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Suspected Islamists have hacked a Hindu priest to death in western Bangladesh. His murder comes as security forces report the first casualties in their nationwide operations against extremists.
The 70-year-old Hindu priest, Ananda Gopal Ganguly, was found dead near his home in the village of Noldanga in western Bangladesh. Ganguly's head was nearly severed from his body, police said on Tuesday.
The priest had gone missing on his way to morning prayers. Witnesses said that three attackers on a motorcycle had hacked Ganguly to death. The attack took place in the Jhenidah district, which is about 161 kilometers (100 miles) west of the capital Dhaka.
No group has yet claimed responsibility for the killing but the attack bore the hallmarks of recent attacks by Islamists on the country's religious minorities and liberal activists.
"He (Ganguly) left home this morning saying that he was going to a Hindu house to offer prayers," the district's deputy police chief Gopinath Kanjilal said.
"Later, farmers found his near-decapitated body in a rice field. We do not know the identity of the killers… But the pattern of the killing is similar to ones carried out by local Islamist militants in recent time," Kanjilal added.
The attack came a day after the government banned more than one person riding pillion on a motorcycle.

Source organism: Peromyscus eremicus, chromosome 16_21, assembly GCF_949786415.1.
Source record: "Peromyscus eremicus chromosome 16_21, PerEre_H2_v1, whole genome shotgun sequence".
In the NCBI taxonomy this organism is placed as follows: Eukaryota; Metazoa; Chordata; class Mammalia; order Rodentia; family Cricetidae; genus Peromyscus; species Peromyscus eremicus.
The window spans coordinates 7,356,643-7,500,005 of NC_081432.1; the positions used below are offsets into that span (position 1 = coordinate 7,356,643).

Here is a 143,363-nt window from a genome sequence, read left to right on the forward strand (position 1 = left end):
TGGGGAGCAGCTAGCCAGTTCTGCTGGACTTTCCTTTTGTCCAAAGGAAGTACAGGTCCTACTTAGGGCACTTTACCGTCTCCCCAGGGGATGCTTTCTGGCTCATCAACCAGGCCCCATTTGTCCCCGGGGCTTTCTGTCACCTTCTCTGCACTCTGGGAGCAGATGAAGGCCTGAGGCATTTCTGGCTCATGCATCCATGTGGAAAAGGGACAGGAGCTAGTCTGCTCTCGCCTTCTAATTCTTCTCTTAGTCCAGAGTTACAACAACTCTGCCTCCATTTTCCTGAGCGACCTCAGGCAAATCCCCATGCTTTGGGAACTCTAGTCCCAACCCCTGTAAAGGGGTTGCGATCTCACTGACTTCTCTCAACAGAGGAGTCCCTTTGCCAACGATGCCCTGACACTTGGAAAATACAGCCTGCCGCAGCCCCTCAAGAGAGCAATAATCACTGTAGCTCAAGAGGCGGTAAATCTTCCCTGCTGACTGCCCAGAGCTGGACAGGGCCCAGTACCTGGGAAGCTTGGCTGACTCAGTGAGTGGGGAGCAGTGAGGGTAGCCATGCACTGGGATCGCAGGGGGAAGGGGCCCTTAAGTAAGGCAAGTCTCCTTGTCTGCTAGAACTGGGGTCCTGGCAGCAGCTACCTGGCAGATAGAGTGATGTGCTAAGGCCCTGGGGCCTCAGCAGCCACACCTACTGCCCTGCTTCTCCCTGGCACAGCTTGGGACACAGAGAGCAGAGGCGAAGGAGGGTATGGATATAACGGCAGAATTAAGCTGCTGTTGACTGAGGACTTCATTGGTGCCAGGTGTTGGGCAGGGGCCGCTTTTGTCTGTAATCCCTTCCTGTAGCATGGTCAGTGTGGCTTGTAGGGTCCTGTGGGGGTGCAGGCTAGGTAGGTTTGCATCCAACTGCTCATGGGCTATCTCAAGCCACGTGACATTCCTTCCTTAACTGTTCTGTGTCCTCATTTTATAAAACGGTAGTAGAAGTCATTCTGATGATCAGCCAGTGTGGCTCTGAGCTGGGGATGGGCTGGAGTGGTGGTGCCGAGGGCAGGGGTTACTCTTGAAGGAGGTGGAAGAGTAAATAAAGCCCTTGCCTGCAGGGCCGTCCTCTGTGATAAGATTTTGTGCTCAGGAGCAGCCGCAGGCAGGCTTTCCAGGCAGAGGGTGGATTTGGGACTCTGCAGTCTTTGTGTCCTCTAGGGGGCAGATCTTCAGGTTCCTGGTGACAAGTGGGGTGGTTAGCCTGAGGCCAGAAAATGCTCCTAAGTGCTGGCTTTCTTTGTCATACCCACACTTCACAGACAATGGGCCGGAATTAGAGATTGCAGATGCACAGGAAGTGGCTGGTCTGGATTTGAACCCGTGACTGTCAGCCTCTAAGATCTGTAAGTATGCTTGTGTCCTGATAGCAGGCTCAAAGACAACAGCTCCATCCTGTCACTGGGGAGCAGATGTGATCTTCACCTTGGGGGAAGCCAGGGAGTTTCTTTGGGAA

Majority-Muslim Bangladesh has been reeling from a series of brutal murders of liberals, bloggers, secular activists and religious minorities by Islamist militants.
On Sunday, the wife of a top police official known for leading raids against Islamist militants in Bangladesh was murdered in the coastal city of Chittagong.
In a separate attack on the same day, a Christian man was hacked to death. Sunil Gomes was found by family members, following the attack on his grocery store close to a church and a Christian neighborhood.
Meanwhile, Bangladeshi police have killed two Islamist militants in Dhaka and one in the northwestern district of Rajshahi. The dead included two "high-ranking" members of the Jamayetul Mujahideen Bangladesh (JMB) group, the police said.
Authorities have launched a nationwide operation on extremists blamed for a series of violent attacks on minorities and activists.
But activist Golam Rabby Chowdhury said the Bangladeshi government had not done much to stop the killings of bloggers and secular activists.
"The attacks on humanist and secular writers and activists have been increasing in the country. Unfortunately, the government's inaction is emboldening Islamists to attack bloggers," Chowdhury said.
Experts say that jihadist groups "Islamic State" (IS) and al-Qaeda are expanding their operations in the South Asian country.
Siegfried O. Wolf, a researcher at the University of Heidelberg's South Asia Institute, told DW the Bangladeshi government lacked a proper strategy to deal with the threat posed by Islamic fundamentalists.
"At the moment, the government of Prime Minister Sheikh Hasina does not classify (at least publicly) the IS as a risk. It needs to come up with a clear and comprehensive assessment of the threat posed by the militant group and the way it is gaining strength in the country," O. Wolf said.
ss/jm (Reuters, AP)